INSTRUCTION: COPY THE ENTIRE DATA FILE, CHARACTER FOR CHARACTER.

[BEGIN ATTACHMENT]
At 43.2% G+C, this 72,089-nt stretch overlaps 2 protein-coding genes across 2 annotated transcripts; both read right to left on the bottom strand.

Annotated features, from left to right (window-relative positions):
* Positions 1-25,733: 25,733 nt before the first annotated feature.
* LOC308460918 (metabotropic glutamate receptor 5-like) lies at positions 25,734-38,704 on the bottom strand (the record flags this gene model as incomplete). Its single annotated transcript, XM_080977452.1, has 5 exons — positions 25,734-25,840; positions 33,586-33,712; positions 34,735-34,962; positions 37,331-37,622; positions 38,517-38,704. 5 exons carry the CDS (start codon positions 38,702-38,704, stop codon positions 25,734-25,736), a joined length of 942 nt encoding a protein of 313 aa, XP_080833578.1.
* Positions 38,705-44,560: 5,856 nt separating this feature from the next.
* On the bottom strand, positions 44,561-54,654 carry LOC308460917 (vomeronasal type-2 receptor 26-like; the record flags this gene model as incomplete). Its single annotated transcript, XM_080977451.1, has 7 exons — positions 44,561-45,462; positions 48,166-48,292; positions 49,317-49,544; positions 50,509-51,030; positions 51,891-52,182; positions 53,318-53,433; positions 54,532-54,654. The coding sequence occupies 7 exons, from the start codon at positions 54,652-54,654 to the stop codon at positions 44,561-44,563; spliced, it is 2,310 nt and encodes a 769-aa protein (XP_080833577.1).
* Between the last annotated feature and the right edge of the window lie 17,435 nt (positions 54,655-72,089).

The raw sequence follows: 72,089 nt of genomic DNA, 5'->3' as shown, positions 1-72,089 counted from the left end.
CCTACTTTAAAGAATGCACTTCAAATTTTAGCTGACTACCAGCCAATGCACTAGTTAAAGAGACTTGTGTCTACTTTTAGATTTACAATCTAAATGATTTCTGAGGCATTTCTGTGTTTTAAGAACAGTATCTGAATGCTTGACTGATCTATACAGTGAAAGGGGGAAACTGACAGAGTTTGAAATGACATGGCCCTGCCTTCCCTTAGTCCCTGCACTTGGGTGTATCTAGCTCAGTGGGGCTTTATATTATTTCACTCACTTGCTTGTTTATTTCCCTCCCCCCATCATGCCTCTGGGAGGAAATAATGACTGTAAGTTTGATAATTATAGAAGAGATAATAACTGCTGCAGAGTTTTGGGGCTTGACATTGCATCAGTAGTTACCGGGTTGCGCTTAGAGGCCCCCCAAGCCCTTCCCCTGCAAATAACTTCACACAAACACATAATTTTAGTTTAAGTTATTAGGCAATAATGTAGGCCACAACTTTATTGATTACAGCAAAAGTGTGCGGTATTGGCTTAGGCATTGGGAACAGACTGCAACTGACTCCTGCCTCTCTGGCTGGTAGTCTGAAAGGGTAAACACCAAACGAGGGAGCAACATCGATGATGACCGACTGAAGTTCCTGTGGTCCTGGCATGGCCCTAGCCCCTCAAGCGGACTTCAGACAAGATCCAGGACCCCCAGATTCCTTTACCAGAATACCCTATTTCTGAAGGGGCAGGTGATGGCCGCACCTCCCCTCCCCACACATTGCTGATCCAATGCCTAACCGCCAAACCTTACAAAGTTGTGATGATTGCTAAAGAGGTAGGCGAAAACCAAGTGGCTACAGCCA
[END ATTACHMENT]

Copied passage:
At 43.2% G+C, this 72,089-nt stretch overlaps 2 protein-coding genes across 2 annotated transcripts; both read right to left on the bottom strand.

Annotated features, from left to right (window-relative positions):
* Positions 1-25,733: 25,733 nt before the first annotated feature.
* LOC308460918 (metabotropic glutamate receptor 5-like) lies at positions 25,734-38,704 on the bottom strand (the record flags this gene model as incomplete). Its single annotated transcript, XM_080977452.1, has 5 exons — positions 25,734-25,840; positions 33,586-33,712; positions 34,735-34,962; positions 37,331-37,622; positions 38,517-38,704. 5 exons carry the CDS (start codon positions 38,702-38,704, stop codon positions 25,734-25,736), a joined length of 942 nt encoding a protein of 313 aa, XP_080833578.1.
* Positions 38,705-44,560: 5,856 nt separating this feature from the next.
* On the bottom strand, positions 44,561-54,654 carry LOC308460917 (vomeronasal type-2 receptor 26-like; the record flags this gene model as incomplete). Its single annotated transcript, XM_080977451.1, has 7 exons — positions 44,561-45,462; positions 48,166-48,292; positions 49,317-49,544; positions 50,509-51,030; positions 51,891-52,182; positions 53,318-53,433; positions 54,532-54,654. The coding sequence occupies 7 exons, from the start codon at positions 54,652-54,654 to the stop codon at positions 44,561-44,563; spliced, it is 2,310 nt and encodes a 769-aa protein (XP_080833577.1).
* Between the last annotated feature and the right edge of the window lie 17,435 nt (positions 54,655-72,089).

The raw sequence follows: 72,089 nt of genomic DNA, 5'->3' as shown, positions 1-72,089 counted from the left end.
CCTACTTTAAAGAATGCACTTCAAATTTTAGCTGACTACCAGCCAATGCACTAGTTAAAGAGACTTGTGTCTACTTTTAGATTTACAATCTAAATGATTTCTGAGGCATTTCTGTGTTTTAAGAACAGTATCTGAATGCTTGACTGATCTATACAGTGAAAGGGGGAAACTGACAGAGTTTGAAATGACATGGCCCTGCCTTCCCTTAGTCCCTGCACTTGGGTGTATCTAGCTCAGTGGGGCTTTATATTATTTCACTCACTTGCTTGTTTATTTCCCTCCCCCCATCATGCCTCTGGGAGGAAATAATGACTGTAAGTTTGATAATTATAGAAGAGATAATAACTGCTGCAGAGTTTTGGGGCTTGACATTGCATCAGTAGTTACCGGGTTGCGCTTAGAGGCCCCCCAAGCCCTTCCCCTGCAAATAACTTCACACAAACACATAATTTTAGTTTAAGTTATTAGGCAATAATGTAGGCCACAACTTTATTGATTACAGCAAAAGTGTGCGGTATTGGCTTAGGCATTGGGAACAGACTGCAACTGACTCCTGCCTCTCTGGCTGGTAGTCTGAAAGGGTAAACACCAAACGAGGGAGCAACATCGATGATGACCGACTGAAGTTCCTGTGGTCCTGGCATGGCCCTAGCCCCTCAAGCGGACTTCAGACAAGATCCAGGACCCCCAGATTCCTTTACCAGAATACCCTATTTCTGAAGGGGCAGGTGATGGCCGCACCTCCCCTCCCCACACATTGCTGATCCAATGCCTAACCGCCAAACCTTACAAAGTTGTGATGATTGCTAAAGAGGTAGGCGAAAACCAAGTGGCTACAGCCA